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Research Guides

Eastern Washington University Libraries

Physical Education 522: Risk Management Sport & School Law

How to Read a Case

There is a Case Summary at the beginning. Think of this as being the abstract of the case. Read carefully!

Next are Headnotes. These are the main points of law that the case deals with. Think of these as the subject tags. Skim them. If you find one that's relevant, then read in more detail. Write down the terminology used, such as the highlighted terms here. Now you have other more exact terminology to use as search terms, if needed.

Torts > Negligence > Defenses > Assumption of Risk > Athletic & Recreational Activities
Torts > Premises Liability & Property > General Premises Liability > Premises > Recreational Facilities > Sports Facilities

HN4  The nature of the sporting activity is highly relevant in defining the duty of care owed by a particular defendant: What constitutes an unreasonable risk under the circumstances of a sporting event must be delineated with reference to the way the particular game is played, i.e. the rules and customs that shape the participant's ideas of foreseeable conduct in the course of the game. Any analysis of primary assumption of the risk turns on whether or not the injured spectator was subjected to risk or hazards that a reasonable participant would or would not expect to encounter in the particular sporting activity.

Under OPINION is the text that the judge(s) wrote detailing what happened, point of law, their analysis and conclusions. Each of these Opinions are different, like reading short stories written by different people, with lots and lots of footnotes.

Locate a Specific Case

What Am I Looking For?

Court cases have a rather unique citation, so it should be easy to spot them.

Basic court case citation:

Name/Org v Name/Org Vol# Abbrev. Reporter Page# (Year)

Brown v Board of Education 347 U.S. 483 (1954)

You have the names of the parties, then the volume number for the Reporter set (more on this below), then the page number the case starts at, then the year of the case. If the case is reported in a Reporter that covers lots of jurisdictions, then they'll indicate what state with the year (Kan. 1954) or which circuit court (9th Cir. 2007).

There are several Reporter sets. Here they are in order of importance.

U.S. = U.S. Supreme Court. This is the official Reporter for Supreme Court cases. You may also see citations to Supreme Court cases in "unoffical" Reporters, collections published by LexisNexis (looks like L Ed. 2d) or West (looks like S. Ct.). NOTE: With your topics, you won't run into many Supreme Court cases.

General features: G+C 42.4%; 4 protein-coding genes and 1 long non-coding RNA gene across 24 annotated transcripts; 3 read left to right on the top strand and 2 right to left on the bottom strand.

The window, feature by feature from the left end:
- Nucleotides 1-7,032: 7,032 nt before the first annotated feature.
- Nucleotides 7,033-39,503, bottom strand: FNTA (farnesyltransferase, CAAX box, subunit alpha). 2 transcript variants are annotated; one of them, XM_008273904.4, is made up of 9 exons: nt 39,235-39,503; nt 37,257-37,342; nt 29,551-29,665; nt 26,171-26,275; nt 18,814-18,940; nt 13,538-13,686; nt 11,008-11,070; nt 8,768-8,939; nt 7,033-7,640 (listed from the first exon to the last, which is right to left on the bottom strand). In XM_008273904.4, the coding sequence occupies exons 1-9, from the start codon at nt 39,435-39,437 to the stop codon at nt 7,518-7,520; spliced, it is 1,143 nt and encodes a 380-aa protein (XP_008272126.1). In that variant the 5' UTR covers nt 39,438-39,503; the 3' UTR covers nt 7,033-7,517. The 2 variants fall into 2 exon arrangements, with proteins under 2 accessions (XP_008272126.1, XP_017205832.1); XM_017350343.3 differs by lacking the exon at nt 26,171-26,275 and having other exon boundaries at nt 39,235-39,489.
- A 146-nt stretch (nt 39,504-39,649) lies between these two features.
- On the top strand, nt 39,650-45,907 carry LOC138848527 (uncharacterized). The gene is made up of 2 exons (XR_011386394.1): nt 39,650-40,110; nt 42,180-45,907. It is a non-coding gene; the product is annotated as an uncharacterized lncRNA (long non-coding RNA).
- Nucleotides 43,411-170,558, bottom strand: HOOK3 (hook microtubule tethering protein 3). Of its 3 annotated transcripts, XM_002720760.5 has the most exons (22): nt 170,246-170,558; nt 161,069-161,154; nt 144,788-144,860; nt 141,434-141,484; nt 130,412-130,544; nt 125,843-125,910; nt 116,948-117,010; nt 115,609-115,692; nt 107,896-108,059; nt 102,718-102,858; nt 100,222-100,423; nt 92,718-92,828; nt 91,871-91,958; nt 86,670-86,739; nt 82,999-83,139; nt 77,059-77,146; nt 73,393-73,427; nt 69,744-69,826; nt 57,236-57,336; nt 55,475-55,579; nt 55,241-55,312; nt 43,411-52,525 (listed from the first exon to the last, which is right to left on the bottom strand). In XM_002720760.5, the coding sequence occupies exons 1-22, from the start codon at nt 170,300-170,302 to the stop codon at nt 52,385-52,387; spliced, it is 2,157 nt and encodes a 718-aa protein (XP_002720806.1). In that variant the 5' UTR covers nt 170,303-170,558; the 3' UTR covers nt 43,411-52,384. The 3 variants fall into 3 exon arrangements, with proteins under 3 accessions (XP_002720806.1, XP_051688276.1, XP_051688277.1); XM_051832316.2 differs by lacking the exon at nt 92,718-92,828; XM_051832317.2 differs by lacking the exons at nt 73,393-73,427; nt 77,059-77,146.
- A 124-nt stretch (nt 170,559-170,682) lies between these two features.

F 3d = U.S Court of Appeals. The United States is divided into 13 circuit courts of appeals. The West Coast is the 9th Circuit, so those cases are more important for us than cases from other Circuits. Look for (9th Cir. 2015) at the end of the citation.

Wash. 2d = Washington Reporter. Washington State Supreme Court cases.

Wash. App. = Washington State Court of Appeals cases.

P 3d = Pacific Reporter. This is for state supreme court and appellate court cases. The Pacific Reporter includes Washington, along with Alaska, Arizona, California, Colorado, Hawaii, Idaho, Kansas, Montana, Nevada, New Mexico, Oklahoma, Oregon, Utah and Wyoming. Thus you need to note which state the case is from. Washington State cases offer more precedence than other states, but states within the region could be argued as more relevant than other regions.

F. Supp. 2d = U.S. District Court cases. Where a federal court case starts. There are 94 district courts. Washington State has 2, not surprisingly divided into Western District and Eastern District by the Cascades. So the location/year will say (E.D. Wash. 2007) or (W.D. Wash. 2007).

Locate a Specific Case

Easiest way of finding a particular federal court case is by the citation. 

Second easiest is by party name, such as Lastname/Organization v United States. But then you will have to skim through the results to find your specific case (you can narrow by jurisdiction, look for the term "Decided" and pay attention to dates), as well as the actual court decision (versus various "paper work" versions that are given the same name -- all it says is "Certiorari denied" or something else short and sweet).

Find Related Cases or Law Reviews - AKA Shepardizing

Once you are looking at the full court case, on the right click on the link Shepardize® this document. Then on the left side, you'll see...

Appellate History to see prior cases that led to your case.

Citing Decisions for other cases that cited yours.

Other Citing Sources to see law review articles, etc. about your case.

What do the icons mean???

  • Red stop sign Red Stop Sign = lots of "negative treatment", sign the original case was overturned
  • Orange box with a Q Orange box with a Q = important cases questioned the results of the original case
  • Yellow caution triangle Yellow caution triangle = some cases questioned the results of the original case, but more wiggle room than the ones above
  • Green box with + sign Green box with a + sign = lots of cases followed the results of the original case
  • Blue circle with an A or Blue circle with an I Blue circle with an A or an I = just has cases that cited it, not making a value judgment on the treatment